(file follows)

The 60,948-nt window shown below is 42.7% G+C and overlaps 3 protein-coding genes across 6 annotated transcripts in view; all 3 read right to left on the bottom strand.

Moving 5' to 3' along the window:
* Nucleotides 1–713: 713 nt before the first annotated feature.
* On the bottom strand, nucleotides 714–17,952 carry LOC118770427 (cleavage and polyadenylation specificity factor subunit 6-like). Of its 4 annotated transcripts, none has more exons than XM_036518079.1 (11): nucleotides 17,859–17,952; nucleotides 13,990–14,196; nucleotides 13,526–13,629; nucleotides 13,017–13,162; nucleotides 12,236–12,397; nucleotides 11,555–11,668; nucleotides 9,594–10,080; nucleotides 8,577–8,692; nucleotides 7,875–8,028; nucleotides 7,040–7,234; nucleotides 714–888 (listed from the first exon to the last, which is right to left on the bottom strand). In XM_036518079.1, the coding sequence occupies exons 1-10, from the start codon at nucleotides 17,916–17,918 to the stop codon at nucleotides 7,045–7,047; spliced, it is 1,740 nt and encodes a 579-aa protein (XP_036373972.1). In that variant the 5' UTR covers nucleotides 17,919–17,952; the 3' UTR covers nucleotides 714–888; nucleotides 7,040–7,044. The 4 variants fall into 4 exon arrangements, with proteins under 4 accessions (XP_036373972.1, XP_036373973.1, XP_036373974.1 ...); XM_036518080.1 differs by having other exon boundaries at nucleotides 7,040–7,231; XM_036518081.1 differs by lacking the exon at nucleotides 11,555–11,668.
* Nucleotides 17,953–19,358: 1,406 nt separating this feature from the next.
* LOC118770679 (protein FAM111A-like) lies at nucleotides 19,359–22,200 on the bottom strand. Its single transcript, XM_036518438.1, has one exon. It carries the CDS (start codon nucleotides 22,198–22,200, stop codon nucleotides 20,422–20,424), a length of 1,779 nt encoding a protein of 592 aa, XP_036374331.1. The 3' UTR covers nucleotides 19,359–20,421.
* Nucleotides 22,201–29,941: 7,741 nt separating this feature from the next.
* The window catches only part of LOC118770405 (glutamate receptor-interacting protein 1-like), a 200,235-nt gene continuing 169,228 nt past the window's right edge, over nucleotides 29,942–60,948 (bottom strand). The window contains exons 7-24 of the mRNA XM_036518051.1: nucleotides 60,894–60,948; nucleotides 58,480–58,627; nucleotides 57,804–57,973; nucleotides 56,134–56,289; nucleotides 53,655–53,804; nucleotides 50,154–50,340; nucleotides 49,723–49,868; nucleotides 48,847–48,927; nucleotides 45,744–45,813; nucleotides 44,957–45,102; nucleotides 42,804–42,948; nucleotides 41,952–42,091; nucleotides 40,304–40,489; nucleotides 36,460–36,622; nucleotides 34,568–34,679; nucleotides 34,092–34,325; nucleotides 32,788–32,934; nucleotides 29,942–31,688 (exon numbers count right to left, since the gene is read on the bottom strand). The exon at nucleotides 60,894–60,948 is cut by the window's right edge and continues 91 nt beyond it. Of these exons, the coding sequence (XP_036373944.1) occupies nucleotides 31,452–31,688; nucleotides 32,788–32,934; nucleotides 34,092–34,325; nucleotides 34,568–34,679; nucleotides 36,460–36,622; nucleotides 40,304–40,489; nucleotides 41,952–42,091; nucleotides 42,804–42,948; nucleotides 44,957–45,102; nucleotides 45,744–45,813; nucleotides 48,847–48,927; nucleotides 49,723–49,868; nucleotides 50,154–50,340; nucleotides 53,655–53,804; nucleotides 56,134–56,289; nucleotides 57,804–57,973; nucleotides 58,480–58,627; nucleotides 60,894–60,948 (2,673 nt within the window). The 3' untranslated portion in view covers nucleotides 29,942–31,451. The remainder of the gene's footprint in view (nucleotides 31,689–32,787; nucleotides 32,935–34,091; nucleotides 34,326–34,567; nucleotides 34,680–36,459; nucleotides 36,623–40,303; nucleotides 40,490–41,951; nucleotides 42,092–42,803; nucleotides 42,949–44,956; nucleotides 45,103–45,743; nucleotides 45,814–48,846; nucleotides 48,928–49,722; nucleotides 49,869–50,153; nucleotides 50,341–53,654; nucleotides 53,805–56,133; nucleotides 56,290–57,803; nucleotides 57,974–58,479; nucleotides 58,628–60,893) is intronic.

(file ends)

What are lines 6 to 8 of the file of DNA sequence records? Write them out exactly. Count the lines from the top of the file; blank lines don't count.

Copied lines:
* LOC118770679 (protein FAM111A-like) lies at nucleotides 19,359–22,200 on the bottom strand. Its single transcript, XM_036518438.1, has one exon. It carries the CDS (start codon nucleotides 22,198–22,200, stop codon nucleotides 20,422–20,424), a length of 1,779 nt encoding a protein of 592 aa, XP_036374331.1. The 3' UTR covers nucleotides 19,359–20,421.
* Nucleotides 22,201–29,941: 7,741 nt separating this feature from the next.
* The window catches only part of LOC118770405 (glutamate receptor-interacting protein 1-like), a 200,235-nt gene continuing 169,228 nt past the window's right edge, over nucleotides 29,942–60,948 (bottom strand). The window contains exons 7-24 of the mRNA XM_036518051.1: nucleotides 60,894–60,948; nucleotides 58,480–58,627; nucleotides 57,804–57,973; nucleotides 56,134–56,289; nucleotides 53,655–53,804; nucleotides 50,154–50,340; nucleotides 49,723–49,868; nucleotides 48,847–48,927; nucleotides 45,744–45,813; nucleotides 44,957–45,102; nucleotides 42,804–42,948; nucleotides 41,952–42,091; nucleotides 40,304–40,489; nucleotides 36,460–36,622; nucleotides 34,568–34,679; nucleotides 34,092–34,325; nucleotides 32,788–32,934; nucleotides 29,942–31,688 (exon numbers count right to left, since the gene is read on the bottom strand). The exon at nucleotides 60,894–60,948 is cut by the window's right edge and continues 91 nt beyond it. Of these exons, the coding sequence (XP_036373944.1) occupies nucleotides 31,452–31,688; nucleotides 32,788–32,934; nucleotides 34,092–34,325; nucleotides 34,568–34,679; nucleotides 36,460–36,622; nucleotides 40,304–40,489; nucleotides 41,952–42,091; nucleotides 42,804–42,948; nucleotides 44,957–45,102; nucleotides 45,744–45,813; nucleotides 48,847–48,927; nucleotides 49,723–49,868; nucleotides 50,154–50,340; nucleotides 53,655–53,804; nucleotides 56,134–56,289; nucleotides 57,804–57,973; nucleotides 58,480–58,627; nucleotides 60,894–60,948 (2,673 nt within the window). The 3' untranslated portion in view covers nucleotides 29,942–31,451. The remainder of the gene's footprint in view (nucleotides 31,689–32,787; nucleotides 32,935–34,091; nucleotides 34,326–34,567; nucleotides 34,680–36,459; nucleotides 36,623–40,303; nucleotides 40,490–41,951; nucleotides 42,092–42,803; nucleotides 42,949–44,956; nucleotides 45,103–45,743; nucleotides 45,814–48,846; nucleotides 48,928–49,722; nucleotides 49,869–50,153; nucleotides 50,341–53,654; nucleotides 53,805–56,133; nucleotides 56,290–57,803; nucleotides 57,974–58,479; nucleotides 58,628–60,893) is intronic.